This list's sole Academy Award Best Picture winner stars Tom Hulce as the boorish, hedonistic Mozart, and Oscar winner F. Murray Abraham as rival composer Antonio Salieri. Beautifully filmed in Prague, director Milos Forman has crafted a movie that accomplishes the rare feat of taking a highbrow subject and making it accessible to the masses.
8. “La Bamba”
Gross: $54.2 million
The movie version of 1950s' Mexican-American rock-n-roller Richie Valens' all-too-brief career finds Lou Diamond Phillips delivering a sincere performance in the lead role. Another highlight is the soundtrack with Valens' songs, including the signature title track, performed by East Los Angeles rock band Los Lobos.
7. “Coal Miner's Daughter”
Gross: $67.2 million
Prepping to portray "The Queen of Country Music," Loretta Lynn, actress Sissy Spacek spent a year with Lynn, even joining her on a concert tour. For Spacek, the work, including doing all her own singing, paid off in Best Actress Oscar gold.
The rest of the cast is none too shabby either. Along for the Kentucky-rags-to-Nashville-riches tale are Tommy Lee Jones as Lynn's husband; Beverly D'Angelo playing Patsy Cline; and Levon Helm as "Lorretty's" coal miner father.
6. “Jersey Boys”
Gross: $67.7 million
Director Clint Eastwood's film version of the Tony Award-winning musical about 1960s' pop group The Four Seasons hits the screen with a somewhat heavy handed thud. Sure, you still get the fun, toe-tappin' songs ("Sherry," "Walk Like a Man," "Big Girls Don't Cry"), but too much of its two-hour-plus running time plods along without the pop of the original stage show.
5. “I Can Only Imagine”
Gross: $83.5 million
In the early 2000s, Christian rock band MercyMe scored a massive crossover hit with the inspirational single "I Can Only Imagine" — penned by lead singer Bartt Millard about his relationship with his father.
The cinematic telling of the song's origin story was mostly panned by mainstream critics, yet the film was a hit, grossing enough to place it among movies about the likes of Ray Charles and Johnny Cash.
Gross: $124.7 million
Though he didn't perform his own vocals, Jamie Foxx deservedly won an Oscar for his spot-on portrayal of soul titan Ray Charles, who passed just a few months before the film's October 2004 release. Not only did "Ray" rake it in at the box office, the movie's soundtrack album won a Grammy and sold well over a million copies.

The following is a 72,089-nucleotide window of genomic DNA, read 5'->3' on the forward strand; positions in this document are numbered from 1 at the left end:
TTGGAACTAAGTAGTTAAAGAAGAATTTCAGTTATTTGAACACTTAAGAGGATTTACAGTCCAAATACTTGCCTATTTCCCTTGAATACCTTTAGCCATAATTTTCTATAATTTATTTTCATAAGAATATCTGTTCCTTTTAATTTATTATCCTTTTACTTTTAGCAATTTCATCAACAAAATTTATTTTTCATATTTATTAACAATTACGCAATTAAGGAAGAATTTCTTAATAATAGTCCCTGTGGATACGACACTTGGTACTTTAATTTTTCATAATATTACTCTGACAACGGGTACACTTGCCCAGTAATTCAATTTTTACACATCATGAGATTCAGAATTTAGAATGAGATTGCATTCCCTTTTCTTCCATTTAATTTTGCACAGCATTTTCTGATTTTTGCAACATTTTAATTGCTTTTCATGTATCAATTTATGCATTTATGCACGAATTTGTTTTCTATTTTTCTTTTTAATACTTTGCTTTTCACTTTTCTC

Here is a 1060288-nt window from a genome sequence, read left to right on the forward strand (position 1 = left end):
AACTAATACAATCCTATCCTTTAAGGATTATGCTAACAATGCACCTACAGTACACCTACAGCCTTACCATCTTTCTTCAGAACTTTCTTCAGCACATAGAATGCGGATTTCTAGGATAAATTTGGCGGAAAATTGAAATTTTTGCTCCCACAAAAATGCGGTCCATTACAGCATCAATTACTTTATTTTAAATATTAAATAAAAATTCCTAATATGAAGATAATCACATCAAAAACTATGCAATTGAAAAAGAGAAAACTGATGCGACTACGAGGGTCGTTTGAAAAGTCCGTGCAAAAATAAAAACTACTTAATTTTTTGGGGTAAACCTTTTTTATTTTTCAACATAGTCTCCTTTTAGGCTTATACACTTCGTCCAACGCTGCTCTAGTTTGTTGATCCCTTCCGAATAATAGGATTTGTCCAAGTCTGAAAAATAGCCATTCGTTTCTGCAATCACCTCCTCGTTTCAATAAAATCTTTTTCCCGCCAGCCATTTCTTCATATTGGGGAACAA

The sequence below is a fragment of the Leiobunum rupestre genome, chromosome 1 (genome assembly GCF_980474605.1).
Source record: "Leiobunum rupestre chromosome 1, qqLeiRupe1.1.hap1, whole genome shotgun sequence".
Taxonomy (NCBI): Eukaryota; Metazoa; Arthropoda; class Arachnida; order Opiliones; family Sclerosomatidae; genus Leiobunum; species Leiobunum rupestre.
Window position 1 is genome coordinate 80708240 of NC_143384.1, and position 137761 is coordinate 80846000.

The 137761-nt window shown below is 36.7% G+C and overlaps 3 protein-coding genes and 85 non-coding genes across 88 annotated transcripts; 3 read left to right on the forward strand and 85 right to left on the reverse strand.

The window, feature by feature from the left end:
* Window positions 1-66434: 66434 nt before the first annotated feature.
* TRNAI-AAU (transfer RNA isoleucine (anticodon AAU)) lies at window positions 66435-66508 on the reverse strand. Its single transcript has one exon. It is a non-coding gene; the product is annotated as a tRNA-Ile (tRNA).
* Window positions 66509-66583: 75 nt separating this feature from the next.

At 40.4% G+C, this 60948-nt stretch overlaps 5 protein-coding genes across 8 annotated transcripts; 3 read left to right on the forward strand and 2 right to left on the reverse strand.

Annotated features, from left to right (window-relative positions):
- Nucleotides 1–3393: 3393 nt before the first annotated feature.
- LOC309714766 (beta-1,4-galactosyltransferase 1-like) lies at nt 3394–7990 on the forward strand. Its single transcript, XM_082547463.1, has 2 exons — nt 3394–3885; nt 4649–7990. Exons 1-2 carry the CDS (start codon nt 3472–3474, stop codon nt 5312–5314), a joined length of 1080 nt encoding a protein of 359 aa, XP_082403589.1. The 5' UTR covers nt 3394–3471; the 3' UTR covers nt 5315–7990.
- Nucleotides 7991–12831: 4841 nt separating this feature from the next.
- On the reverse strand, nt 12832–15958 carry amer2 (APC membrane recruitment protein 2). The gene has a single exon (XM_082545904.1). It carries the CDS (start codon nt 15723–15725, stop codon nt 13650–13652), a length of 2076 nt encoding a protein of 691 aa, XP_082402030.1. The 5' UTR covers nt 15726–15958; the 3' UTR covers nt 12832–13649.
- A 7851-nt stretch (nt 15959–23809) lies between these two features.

3. “Walk the Line”
Gross: $186.4 million
Johnny Cash's early career struggles and triumphs got the silver-screen treatment in this audience-pleasing hit starring Joaquin Phoenix as the legendary "Man in Black," and Reese Witherspoon in an Academy Award-winning turn as his wife June Carter.
2. “Straight Outta Compton”
Gross: $201.6 million
In a 1989 piece for the LA Weekly, the late writer Jonathan Gold perfectly described the title track of N.W.A.'s first album, "Straight Outta Compton," as sounding "violent even before anyone says a word...The beat is scary all by itself." So if hardcore gangsta rap isn't your cup of Olde English malt liquor, the number-two grossing music bio pic may not be for you.
The arc follows N.W.A (Ice Cube, Eazy-E, Dr. Dre, etc.) on the group's meteoric rise from the streets of Compton, California to rap stardom, and inevitable break-up. The in-studio and live concert musical scenes pack a wallop. And all the acting leads do a convincing job, particularly Ice Cube's own real-life son, O'Shea Jackson Jr., playing his father.
1. Bohemian Rhapsody
Gross: $636.6 million (and counting)
The story of Freddie Mercury and his Queen bandmates suffered production woes and critics slammed the film for its inaccuracies, as well as its inept handling of Mercury’s AIDS diagnosis. Yet nothing stopped this juggernaut.
Rami Malek drew in audiences worldwide with his charismatic portrayal of the singer. Or did people just want to have a little fun and sing “Scaramouche, Scaramouche” in the theater and do the Fandango? Either way, consider the box office rocked to the tune of $630 million and counting.